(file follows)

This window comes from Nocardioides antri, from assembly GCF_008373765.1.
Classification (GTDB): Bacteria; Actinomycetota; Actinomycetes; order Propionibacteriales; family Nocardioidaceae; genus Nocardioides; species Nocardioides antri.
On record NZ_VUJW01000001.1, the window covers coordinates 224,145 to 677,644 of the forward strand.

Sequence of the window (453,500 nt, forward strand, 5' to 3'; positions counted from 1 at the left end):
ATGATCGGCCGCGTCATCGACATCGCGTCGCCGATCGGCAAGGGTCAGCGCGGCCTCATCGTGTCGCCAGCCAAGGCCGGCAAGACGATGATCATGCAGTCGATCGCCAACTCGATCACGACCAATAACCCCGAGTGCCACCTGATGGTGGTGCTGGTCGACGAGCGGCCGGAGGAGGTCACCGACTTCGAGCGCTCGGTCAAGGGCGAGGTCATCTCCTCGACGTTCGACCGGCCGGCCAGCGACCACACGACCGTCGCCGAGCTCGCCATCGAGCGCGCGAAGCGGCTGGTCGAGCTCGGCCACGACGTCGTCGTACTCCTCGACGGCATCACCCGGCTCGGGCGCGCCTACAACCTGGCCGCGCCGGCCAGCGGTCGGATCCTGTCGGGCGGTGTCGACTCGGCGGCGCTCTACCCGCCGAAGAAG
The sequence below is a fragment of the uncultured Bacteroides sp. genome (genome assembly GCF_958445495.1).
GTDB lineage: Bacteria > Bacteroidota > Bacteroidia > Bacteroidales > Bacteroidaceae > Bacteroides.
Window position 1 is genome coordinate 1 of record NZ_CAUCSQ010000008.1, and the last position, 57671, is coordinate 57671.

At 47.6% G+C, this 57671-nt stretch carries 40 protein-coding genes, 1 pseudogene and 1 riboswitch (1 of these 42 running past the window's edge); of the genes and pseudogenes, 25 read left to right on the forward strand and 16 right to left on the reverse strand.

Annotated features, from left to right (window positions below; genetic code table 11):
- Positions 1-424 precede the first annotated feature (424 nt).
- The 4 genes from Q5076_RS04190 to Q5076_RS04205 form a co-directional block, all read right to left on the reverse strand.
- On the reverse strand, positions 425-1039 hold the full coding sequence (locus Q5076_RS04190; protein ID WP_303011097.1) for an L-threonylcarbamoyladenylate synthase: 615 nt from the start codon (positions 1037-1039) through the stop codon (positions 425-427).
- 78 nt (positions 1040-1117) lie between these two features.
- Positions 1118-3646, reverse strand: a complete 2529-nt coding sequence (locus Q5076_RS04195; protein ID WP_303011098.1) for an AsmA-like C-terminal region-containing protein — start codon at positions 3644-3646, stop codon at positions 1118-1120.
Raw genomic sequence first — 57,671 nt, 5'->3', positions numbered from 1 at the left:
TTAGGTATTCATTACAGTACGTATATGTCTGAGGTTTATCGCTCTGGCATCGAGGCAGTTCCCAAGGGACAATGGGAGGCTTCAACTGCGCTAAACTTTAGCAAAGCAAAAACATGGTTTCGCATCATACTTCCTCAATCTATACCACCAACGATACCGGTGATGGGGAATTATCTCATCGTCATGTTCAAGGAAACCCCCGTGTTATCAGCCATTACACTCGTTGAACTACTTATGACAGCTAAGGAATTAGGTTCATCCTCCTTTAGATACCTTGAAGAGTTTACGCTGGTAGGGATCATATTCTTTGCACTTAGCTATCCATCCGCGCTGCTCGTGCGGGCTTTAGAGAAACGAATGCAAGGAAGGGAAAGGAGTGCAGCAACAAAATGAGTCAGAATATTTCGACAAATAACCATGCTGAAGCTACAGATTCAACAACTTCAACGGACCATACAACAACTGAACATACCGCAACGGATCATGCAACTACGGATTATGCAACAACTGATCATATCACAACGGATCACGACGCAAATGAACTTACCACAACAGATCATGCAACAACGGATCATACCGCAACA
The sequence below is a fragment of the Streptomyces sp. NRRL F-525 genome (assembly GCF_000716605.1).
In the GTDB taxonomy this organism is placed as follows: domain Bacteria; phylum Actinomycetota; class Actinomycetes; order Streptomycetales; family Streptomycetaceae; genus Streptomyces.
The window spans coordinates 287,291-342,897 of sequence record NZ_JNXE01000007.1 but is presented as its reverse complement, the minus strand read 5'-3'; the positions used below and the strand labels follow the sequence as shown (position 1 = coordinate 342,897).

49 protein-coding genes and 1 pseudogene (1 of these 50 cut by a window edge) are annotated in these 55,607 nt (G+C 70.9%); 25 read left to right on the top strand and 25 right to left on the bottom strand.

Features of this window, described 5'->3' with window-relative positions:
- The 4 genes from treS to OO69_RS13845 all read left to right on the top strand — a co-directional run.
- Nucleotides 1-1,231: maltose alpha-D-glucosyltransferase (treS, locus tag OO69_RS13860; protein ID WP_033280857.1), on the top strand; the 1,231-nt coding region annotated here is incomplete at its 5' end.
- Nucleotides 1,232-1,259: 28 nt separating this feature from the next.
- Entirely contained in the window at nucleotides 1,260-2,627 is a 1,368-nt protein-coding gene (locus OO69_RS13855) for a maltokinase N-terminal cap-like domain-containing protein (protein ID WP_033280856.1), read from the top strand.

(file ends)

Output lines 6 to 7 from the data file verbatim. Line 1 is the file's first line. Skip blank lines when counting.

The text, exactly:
The sequence below is a fragment of the uncultured Bacteroides sp. genome (genome assembly GCF_958445495.1).
GTDB lineage: Bacteria > Bacteroidota > Bacteroidia > Bacteroidales > Bacteroidaceae > Bacteroides.